<p>For all you unashamed Gleeks out there, get psyched, today's your day to gleek out in public, because <em>Glee: The 3D Concert Movie</em> comes out. It goes without saying that this probably is a movie for fans of the show. We're not sure how someone unfamiliar with it would take a full-length concert video, but you never know—there's a lot of enthusiasm going on in that cast.<br/><br/>Reviews have been mixed (of course), with Tasha Robinson from <a href=",60241/">The A.V. Club</a> saying: "Director Kevin Tancharoen (Fame) takes a few odd tacks with this concert film of the <em>Glee</em> live-performance tour. Even during the scant behind-the-scenes footage, the <em>Glee</em> cast remains in character, referring to each other solely by their names from their hit TV show, and dropping awkward role-appropriate one-liners, even though there’s no frame story or premise to explain why those characters would be in concert or a documentary, and even though the performers’ perspective would be far more intimate and relatable.<br/><br/>"It’s a high-gloss, high-impact, extra-shiny production that fits the <em>Glee</em> dynamic to a T: While the show’s characters perpetually angst over the haters, the show itself ignores them, keeps grinning and counting the revenue streams, and sings out for everyone who’s drunk the Kool-Aid. There are worse philosophies." </p>

<p>Say what you will about Nascar (and there's plenty to be said), but Formula 1 is something people can sincerely defend, even those above the Mason Dixon. F1 is less about making left turns over the course of a few hours and more about engineering and design. One of the most famous drivers and the subject of a new documentary was Ayrton Senna. <em>Senna</em> follows the man's hellbent obsession with perfection that ultimately led to his untimely death ten years after making his debut. His life is an interesting one and could certainly provide the makings of a very interesting documentary.<br/><br/>Fortunately for us, his life story does apparently make a compelling documentary, which is garnering nearly unanimously great reviews and a rave one from Joshua Rothkopf from <a href="">Time Out New York</a> saying: "Opening to somber orchestral strains, the phenomenally sad yet exhilarating <em>Senna</em> tips its hand early. A proud father and mother stand next to their handsome son, a race-car driver. A 1983 sports interview is in progress. 'We’re a little worried,' the dad says, 'because he will probably race in Formula One.' Tight-lipped, he doesn’t elaborate. If such grace under pressure weren’t enough, Mom adds, 'I want to thank him for being such a great son.' The opening titles haven’t even finished yet.<br/><br/>"You couldn’t script a more satisfying tale—<em>Senna</em> knows this, and gets out of the way of the onrushing emotions attached to speed, fame, victory and disaster."</p>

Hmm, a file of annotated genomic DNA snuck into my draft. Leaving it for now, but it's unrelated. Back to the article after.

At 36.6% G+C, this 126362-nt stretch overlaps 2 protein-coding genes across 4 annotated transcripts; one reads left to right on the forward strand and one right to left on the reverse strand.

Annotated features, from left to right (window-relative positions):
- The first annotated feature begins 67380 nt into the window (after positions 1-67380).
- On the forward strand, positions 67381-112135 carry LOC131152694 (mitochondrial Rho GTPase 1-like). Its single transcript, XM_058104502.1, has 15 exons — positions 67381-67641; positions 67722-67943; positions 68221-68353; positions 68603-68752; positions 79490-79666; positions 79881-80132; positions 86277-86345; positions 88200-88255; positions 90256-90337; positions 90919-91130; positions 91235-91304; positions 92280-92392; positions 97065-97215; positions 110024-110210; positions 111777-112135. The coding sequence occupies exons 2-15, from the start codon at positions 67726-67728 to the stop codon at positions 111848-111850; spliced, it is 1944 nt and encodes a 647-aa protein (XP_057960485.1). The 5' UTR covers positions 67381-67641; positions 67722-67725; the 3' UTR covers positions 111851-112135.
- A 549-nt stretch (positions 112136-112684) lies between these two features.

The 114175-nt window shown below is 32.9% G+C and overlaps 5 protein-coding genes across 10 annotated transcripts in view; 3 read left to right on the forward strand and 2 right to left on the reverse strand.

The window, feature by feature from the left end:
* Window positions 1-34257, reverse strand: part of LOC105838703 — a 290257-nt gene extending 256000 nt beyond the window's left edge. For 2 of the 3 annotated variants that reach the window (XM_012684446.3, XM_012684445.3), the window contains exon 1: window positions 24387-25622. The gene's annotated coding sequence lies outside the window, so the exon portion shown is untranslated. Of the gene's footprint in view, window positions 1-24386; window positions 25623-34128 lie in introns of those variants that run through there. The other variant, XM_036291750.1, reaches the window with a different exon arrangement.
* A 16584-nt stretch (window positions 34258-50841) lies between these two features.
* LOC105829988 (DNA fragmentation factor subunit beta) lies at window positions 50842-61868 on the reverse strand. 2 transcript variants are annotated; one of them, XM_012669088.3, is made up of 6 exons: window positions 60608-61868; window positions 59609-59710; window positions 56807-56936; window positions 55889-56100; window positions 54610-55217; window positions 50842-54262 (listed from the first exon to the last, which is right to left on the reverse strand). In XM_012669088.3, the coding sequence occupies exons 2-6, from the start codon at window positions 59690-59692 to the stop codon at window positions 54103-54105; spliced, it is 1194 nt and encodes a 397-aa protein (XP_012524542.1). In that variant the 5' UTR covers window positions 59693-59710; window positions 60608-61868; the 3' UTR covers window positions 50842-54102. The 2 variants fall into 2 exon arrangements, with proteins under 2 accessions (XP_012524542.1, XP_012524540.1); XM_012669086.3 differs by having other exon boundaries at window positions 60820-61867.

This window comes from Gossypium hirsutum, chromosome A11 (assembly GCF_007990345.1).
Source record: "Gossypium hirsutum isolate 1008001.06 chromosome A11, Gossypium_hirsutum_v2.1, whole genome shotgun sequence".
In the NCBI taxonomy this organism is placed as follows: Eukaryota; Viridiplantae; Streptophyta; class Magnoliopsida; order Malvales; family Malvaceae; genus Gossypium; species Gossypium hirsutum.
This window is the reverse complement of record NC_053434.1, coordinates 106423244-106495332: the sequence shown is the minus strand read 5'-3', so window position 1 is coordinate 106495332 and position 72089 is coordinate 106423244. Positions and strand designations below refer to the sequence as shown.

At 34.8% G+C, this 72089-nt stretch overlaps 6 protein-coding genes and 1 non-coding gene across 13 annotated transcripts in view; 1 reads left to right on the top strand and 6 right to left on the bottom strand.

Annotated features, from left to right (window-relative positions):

<p>For the next two weeks, <a href="">Film Forum</a> is screening a retrospective of the absolutely great Robert Ryan. Ryan grew up in Chicago at the beginning of the 20th century, went on to attend Dartmouth, and graduated right at the beginning of the Great Depression, when he worked a series of blue-collar jobs until becoming an actor at the age of 30. This mix between Ivy League graduate (where he made friends with the likes of James Joyce and Eugene O'Neill) and hardened Black Irish worker made him one of the most attracting actors to ever work in film. Ryan worked with everyone from Nicolas Ray, Fritz Lang to Sam Peckinpah, playing bigots, boxers, writers, and everything in between. Check out the site and figure out which movies sound interesting, but you don't have to think too hard, because they're all good. </p>

<p>Frank Sinatra is a polarizing figure. Mythic to Italian uncles everywhere, kind of an asshole to people who came of age in the '90s during his "cranky phase," and a staple of weddings and commercials for decades to come, people absolutely love him or think of him as background noise. One aspect of his career that doesn't get as much attention is his work in over 60 films and television shows. Well, the people over at <a href="">The Museum of the Moving Image</a> are looking to change that, with a retrospective of his acting career. Sinatra starred in some pretty great films, including <em>Guys and Dolls, The Manchurian Candidate</em> and Otto Preminger's <em>The Man with the Golden Arm</em>. We're certain there's at least one movie playing that you'd do well to see, so don't miss out! </p>